News / Africa

Pistorius Bail Hearing Enters Final Arguments

Olympic athlete Oscar Pistorius stands during his bail hearing at the magistrate court in Pretoria, South Africa, February 21, 2013
Olympic athlete Oscar Pistorius stands during his bail hearing at the magistrate court in Pretoria, South Africa, February 21, 2013
VOA News
The defense team for South African runner Oscar Pistorius is making final arguments that he should be freed on bail.

Attorney Barry Roux reiterated the defense case that the shooting by Pistorius of his girlfriend, Reeva Steenkamp, was an accident, not premeditated murder.  He also said investigators have a weak case against his client.

“Your worship, and I say this with great deference, but the poor quality of the evidence of the investigating officer Botha further exposed an endeavor on the part of the state to avoid disastrous shortcomings in the state’s case,” said Roux.

The judge overseeing the case briefly adjourned Thursday's hearing because of an unspecified threat, but proceedings resumed after 10 minutes.

The magistrate said earlier this week that he could not rule out premeditation in the case, but said the charge could be downgraded.  Premeditated murder carries a possible life sentence in prison.

Before the defense began its final arguments, the case took a surprise turn with revelations about the lead investigator.  Authorities said Detective Hilton Botha has been charged with seven counts of attempted murder in connection with allegedly firing at a vehicle he was trying to stop.

The charges related to the 2011 incident had been provisionally withdrawn, but police say they have been reinstated.

Related - Lead Investigator in Pistorius Case Facing Attempted Murder Charges

Botha was asked to return to the witness stand Thursday, but was not asked about his own case.

Botha testified Wednesday that Pistorius' account of how he killed Reeva Steenkamp is consistent with what police found at the crime scene.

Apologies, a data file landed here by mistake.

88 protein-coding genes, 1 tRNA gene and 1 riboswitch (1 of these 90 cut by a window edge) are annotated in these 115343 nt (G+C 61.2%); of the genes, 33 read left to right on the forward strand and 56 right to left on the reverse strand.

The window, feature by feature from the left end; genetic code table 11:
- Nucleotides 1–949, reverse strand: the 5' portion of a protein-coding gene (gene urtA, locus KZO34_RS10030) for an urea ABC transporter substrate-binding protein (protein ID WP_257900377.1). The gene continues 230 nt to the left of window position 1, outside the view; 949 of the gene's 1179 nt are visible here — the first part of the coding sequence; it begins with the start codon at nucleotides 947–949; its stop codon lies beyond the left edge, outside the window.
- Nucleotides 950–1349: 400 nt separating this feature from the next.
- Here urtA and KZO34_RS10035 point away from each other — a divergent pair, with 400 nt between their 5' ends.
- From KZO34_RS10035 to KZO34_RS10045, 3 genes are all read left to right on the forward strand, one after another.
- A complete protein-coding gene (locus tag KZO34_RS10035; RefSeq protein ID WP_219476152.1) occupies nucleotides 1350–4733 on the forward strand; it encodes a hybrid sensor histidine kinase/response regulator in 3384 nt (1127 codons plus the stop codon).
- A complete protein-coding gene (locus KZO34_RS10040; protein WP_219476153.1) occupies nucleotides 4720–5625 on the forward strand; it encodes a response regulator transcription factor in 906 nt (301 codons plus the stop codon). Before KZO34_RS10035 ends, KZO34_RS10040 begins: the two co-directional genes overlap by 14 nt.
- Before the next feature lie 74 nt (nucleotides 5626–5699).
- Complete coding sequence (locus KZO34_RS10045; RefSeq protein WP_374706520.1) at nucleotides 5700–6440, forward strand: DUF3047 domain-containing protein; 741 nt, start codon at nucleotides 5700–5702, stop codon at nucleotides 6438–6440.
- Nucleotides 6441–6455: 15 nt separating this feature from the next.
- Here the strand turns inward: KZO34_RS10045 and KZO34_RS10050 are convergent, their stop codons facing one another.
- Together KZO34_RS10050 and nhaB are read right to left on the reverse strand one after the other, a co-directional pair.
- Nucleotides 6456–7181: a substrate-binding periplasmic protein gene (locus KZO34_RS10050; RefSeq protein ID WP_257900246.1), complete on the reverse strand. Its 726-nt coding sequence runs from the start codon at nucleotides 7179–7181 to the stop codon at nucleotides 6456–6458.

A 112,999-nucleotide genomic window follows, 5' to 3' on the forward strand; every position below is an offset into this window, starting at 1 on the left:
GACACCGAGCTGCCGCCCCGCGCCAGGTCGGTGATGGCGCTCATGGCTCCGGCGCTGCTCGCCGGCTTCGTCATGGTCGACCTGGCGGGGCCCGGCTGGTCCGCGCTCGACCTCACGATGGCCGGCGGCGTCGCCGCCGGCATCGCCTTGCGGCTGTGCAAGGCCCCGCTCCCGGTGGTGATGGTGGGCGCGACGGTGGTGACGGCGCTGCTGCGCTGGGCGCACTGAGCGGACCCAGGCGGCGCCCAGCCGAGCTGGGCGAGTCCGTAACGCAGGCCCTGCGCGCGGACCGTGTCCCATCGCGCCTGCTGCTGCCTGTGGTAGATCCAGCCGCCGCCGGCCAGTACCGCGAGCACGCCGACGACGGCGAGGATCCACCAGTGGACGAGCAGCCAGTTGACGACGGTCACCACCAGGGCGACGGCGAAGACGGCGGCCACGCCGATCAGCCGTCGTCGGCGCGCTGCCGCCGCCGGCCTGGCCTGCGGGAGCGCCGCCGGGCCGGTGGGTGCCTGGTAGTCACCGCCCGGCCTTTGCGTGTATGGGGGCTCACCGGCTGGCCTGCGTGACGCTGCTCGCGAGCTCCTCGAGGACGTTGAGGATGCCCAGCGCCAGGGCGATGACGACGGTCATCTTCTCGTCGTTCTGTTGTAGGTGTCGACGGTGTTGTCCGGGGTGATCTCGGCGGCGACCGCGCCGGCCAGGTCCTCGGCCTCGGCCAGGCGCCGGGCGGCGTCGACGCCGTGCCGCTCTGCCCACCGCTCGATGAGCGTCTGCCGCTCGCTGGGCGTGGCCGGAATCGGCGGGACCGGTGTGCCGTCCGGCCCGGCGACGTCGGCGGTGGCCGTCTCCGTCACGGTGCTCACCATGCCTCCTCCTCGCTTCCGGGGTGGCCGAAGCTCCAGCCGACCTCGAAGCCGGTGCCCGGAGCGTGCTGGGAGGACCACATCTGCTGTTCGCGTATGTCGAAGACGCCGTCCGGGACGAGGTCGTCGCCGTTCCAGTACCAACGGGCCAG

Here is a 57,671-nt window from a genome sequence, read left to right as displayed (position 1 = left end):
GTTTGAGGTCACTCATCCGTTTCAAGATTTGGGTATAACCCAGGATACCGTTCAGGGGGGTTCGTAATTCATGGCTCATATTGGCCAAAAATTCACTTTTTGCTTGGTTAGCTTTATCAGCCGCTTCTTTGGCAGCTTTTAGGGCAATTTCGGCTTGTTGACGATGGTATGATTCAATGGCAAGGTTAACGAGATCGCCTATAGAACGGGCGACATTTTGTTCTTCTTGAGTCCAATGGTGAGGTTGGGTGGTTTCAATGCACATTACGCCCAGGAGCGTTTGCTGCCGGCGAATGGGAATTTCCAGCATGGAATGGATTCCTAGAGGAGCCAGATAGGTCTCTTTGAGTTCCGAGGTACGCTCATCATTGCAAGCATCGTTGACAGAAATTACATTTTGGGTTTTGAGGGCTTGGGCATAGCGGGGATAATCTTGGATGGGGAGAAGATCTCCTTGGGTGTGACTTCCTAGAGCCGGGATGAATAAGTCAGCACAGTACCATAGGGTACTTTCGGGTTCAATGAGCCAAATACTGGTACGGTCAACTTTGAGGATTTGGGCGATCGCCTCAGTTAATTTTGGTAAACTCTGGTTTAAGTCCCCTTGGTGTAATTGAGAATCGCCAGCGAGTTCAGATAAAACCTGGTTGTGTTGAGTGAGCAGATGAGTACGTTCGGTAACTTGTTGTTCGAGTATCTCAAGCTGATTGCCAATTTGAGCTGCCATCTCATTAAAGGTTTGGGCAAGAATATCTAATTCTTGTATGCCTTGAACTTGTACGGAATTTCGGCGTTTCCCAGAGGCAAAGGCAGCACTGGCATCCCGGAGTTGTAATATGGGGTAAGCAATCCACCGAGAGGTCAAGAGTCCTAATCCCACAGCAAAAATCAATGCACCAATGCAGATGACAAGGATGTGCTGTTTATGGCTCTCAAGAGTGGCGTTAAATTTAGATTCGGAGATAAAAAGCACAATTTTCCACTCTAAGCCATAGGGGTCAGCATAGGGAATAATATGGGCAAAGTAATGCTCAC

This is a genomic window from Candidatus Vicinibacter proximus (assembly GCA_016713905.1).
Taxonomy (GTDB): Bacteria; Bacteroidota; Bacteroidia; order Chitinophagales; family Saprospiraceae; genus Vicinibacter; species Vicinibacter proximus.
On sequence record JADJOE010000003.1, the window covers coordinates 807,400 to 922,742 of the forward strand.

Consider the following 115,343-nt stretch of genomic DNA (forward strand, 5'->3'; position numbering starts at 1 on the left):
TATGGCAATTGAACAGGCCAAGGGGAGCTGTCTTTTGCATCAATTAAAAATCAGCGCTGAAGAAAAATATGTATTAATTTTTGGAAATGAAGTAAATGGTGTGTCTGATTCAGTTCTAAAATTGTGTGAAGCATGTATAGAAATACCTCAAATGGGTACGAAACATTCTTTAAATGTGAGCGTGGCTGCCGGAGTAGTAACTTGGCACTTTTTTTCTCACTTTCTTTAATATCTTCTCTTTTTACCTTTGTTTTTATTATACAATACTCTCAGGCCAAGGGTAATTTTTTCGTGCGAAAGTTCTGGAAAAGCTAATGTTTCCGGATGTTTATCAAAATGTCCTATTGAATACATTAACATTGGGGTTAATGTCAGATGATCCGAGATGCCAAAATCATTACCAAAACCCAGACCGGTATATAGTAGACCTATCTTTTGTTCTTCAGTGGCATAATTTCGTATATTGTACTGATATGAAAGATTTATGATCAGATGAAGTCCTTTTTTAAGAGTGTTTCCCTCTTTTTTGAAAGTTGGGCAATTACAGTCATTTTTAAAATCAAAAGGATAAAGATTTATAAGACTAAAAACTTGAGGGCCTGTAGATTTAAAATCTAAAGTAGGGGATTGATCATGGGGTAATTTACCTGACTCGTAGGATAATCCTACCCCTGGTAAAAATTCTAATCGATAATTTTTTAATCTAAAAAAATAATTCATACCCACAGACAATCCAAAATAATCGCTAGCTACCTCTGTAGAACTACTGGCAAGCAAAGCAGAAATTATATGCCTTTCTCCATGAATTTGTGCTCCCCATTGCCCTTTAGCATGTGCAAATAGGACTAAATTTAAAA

Pistorius insists he thought he was shooting at a burglar and had no intention of killing Steenkamp at his home last week.  Prosecutors say the nighttime shooting through a bathroom door was premeditated murder.

Botha agreed with Roux there were no signs of an assault on Steenkamp's body and no signs she defended herself from an assault.

Roux also argued with Botha's statement that the shots through the door were fired downward, suggesting Pistorius, known as the "blade runner" for his artificial legs, put the legs on before heading to the door.  

Pistorius said in an affidavit Tuesday that he was moving around on his stumps.

Pistorius is regarded as a sports hero and national icon in South Africa.  He made history in August when he became the first double amputee to run at the Olympics.  

Since the shooting, major sponsors Oakley and Nike have both suspended their contracts with Pistorius.

Some information for this report was provided by AP and Reuters.

You May Like

Lebanese Media Unite to Support Palestinians in Gaza

Joint newscast billed as Arab world’s first unified news bulletin in support of Hamas-controlled Gaza Strip More

Photogallery Australian PM Alleges ‘Coverup’ at MH17 Crash Site

Meanwhile, Russia's ambassador to Malaysia denies plane's black boxes were opened before they were handed over to Malaysian officials More

Despite Advances in AIDS Treatment, Stigma Lingers

Leading immunologist tells VOA that stigma is often what prevents those infected with disease from seeking treatment More

This forum has been closed.
Comment Sorting
Comments
     
by: Anonymous from: John
February 21, 2013 10:06 AM
How can the defense attorney say it was an accident.
What Detective Training has he had to arrive at this statement.
I hope the Court turns the bail application down and remands Oscar straight to facility until the the time for his trial. Maybe
Oscar should take a lie detector test? to verify his statement.

Featured Videos

Your JavaScript is turned off or you have an old version of Adobe's Flash Player. Get the latest Flash player.
IAEA: Iran Turns its Enriched Uranium Into Less Harmful Formi
X
July 22, 2014 10:26 AM